The union is asking members and supporters to urge their MPs to sign a pledge to pressure the government into withdrawing the favourable landing slots granted to BA at Heathrow. BA’s legacy or “grandfather” rights to these slots are very lucrative to BA’s operation. 

Tory MPs might hide behind their usual ‘what’s best for business is good for the country as a whole’ bluster. But BA is acting in the opposite way to what the Tories have defined as the national interest. They are therefore, in terms of their own patriotic propaganda, betraying the nation as well as their employees.

The Conservative chairman of the Transport Select Committee, Huw Merriman, described the airline’s behaviour as “ethically outrageous”. He told the Commons it is “effectively sacking its entire 42,000 workforce and replacing it with 30,000 jobs on inferior terms”.

And Parliament’s cross-party Transport Committee has called BA’s strategy a, “calculated attempt to take advantage of the pandemic.”

Keir Starmer has condemned the company too, saying

“The conduct of British Airways in particular has been appalling, threatening tens of thousands of workers with redundancy at the peak of the crisis. The Government was too slow to respond to the health crisis and now it risks being too slow in responding to the jobs crisis. Ministers must act now and deliver a robust plan to protect this vital part of the economy.”

The BA campaign is a test case for the Labour movement. The lobbying needs to be backed up by the organised pressure of workers and activists across the country. The working class as a whole needs to see that they have a stake in the outcome of this dispute.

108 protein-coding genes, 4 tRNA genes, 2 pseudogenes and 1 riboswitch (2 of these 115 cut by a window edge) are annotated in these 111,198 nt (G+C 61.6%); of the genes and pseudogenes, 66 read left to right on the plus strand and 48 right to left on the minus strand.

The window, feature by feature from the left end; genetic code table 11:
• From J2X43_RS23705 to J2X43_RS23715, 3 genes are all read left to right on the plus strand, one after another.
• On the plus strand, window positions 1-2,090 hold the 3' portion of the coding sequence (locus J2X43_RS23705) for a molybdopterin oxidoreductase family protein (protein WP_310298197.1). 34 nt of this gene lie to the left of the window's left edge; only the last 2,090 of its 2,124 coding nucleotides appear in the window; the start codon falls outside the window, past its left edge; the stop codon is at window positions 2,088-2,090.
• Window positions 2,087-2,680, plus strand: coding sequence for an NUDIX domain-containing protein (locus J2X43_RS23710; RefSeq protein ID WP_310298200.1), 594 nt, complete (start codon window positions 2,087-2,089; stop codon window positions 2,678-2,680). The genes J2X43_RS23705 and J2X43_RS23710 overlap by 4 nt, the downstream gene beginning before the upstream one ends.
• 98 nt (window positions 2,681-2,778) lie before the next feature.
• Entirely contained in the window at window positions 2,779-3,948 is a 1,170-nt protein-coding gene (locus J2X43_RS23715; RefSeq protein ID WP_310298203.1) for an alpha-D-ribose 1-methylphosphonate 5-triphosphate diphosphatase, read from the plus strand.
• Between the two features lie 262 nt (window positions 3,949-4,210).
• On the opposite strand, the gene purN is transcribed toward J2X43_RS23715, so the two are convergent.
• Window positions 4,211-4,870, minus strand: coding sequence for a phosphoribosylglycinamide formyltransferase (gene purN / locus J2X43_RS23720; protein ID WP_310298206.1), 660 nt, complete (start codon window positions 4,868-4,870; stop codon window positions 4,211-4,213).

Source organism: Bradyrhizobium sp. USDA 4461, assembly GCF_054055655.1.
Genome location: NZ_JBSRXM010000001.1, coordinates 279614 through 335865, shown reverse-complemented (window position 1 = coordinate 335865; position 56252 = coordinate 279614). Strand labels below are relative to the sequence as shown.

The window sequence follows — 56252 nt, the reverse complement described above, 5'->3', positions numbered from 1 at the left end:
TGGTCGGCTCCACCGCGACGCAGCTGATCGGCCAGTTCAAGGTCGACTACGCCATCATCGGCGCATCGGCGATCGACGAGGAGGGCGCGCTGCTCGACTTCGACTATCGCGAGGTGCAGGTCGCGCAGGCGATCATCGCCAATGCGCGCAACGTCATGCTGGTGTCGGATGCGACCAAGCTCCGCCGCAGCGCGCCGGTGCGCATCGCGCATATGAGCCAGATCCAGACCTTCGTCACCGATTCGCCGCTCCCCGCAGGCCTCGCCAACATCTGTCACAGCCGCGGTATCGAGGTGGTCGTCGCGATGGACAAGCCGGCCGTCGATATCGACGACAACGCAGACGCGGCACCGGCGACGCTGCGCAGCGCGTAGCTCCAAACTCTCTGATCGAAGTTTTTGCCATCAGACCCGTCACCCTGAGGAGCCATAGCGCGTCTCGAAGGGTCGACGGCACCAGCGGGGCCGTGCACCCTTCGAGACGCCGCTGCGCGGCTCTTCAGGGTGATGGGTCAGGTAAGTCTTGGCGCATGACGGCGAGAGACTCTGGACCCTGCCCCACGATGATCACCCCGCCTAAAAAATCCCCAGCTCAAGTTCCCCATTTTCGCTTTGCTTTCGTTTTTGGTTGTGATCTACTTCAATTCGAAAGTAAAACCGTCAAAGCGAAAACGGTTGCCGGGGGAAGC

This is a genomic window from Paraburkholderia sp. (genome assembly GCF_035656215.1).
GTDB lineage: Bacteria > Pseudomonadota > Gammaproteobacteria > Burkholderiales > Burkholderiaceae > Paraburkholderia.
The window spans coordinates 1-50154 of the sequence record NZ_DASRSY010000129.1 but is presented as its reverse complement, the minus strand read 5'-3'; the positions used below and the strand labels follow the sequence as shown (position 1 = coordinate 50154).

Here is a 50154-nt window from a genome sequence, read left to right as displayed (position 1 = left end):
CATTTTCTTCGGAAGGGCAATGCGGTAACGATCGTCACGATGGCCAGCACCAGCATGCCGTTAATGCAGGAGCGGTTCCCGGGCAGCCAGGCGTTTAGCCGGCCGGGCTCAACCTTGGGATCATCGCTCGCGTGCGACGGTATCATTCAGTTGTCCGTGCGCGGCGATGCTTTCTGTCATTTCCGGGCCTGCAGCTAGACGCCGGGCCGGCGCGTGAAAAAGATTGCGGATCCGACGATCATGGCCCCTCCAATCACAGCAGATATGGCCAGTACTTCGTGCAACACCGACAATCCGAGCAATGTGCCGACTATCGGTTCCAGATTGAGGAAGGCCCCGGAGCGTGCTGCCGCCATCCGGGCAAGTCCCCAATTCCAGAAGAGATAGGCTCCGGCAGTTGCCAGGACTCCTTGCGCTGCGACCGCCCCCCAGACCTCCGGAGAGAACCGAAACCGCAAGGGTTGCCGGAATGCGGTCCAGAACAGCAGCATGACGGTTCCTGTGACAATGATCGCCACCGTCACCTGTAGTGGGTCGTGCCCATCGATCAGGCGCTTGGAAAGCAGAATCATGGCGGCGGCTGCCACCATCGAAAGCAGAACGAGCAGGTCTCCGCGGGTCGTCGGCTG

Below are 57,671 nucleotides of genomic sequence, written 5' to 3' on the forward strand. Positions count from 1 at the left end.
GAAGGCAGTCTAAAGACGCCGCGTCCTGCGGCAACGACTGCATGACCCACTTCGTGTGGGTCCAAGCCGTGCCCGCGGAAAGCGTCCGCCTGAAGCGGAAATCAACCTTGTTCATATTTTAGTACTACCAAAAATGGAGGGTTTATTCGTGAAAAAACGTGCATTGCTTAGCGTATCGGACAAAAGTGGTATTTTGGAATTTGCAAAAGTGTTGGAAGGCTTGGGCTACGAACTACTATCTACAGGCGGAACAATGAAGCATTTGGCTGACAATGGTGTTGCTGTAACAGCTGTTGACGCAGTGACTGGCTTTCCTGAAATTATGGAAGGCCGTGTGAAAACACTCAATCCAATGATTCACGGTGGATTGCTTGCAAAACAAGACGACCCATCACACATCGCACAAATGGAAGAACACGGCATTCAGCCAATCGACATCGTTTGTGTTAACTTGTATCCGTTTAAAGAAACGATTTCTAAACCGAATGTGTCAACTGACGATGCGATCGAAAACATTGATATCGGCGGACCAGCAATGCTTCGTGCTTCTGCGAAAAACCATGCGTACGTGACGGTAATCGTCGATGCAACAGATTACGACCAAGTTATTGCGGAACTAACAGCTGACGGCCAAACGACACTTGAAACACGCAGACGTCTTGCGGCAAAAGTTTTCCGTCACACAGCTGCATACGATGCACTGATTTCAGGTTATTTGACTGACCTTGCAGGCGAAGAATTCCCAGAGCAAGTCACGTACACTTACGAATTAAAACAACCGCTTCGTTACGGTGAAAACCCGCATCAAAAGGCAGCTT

The Covid-19 crisis has given workers the confidence to feel that they are the essential component in the economy. The any bail out of the aviation industry neess to be connected to a wider vision for the economy and the environmental impacts future aviation will have.

Richard Burgon MP has spoken of the need for a socialist solution to the crisis, one involving putting workers’ interests and a planned economic recovery first. This is how the broader support that is needed to win the BA Betrayal campaign can be reached.

But crucially, BA workers cannot be left to face this nightmare alone. As one BA worker has put it:

"BA staff feel they are being treated as sacrificial lambs. We just want some respect. BA is abusing the trust, not only of its employees but of the nation. They are treating the people that made them this great airline like dirt. I'm a single parent. I'm considering how I get through this without losing my home. It is ethically outrageous. Immoral. Staff feel abandoned, betrayed, blackmailed."

Exactly right. Human need has to come before the profits of BA.

Unite is making clear demands of BA:

1Withdraw the Section 188 redundancy notice and threat of dismissal

2Negotiate in good faith with Unite

3Agree for any proposed changes to pay, terms and conditions to be temporary and to be returned in line with increased revenue

Every activist, trade union and campaigning organisation needs to hook up with the Unite campaign. This involves an email lobby of our MPs getting solidarity from our trade unions and planning activist days when we swamp BA on social media.

Let’s get on a war footing. Every blow we strike against BA will be felt in the corridors of power.

John Westmoreland

John Westmoreland

John is a history teacher and UCU rep. He is an active member of the People's Assembly and writes regularly for Counterfire.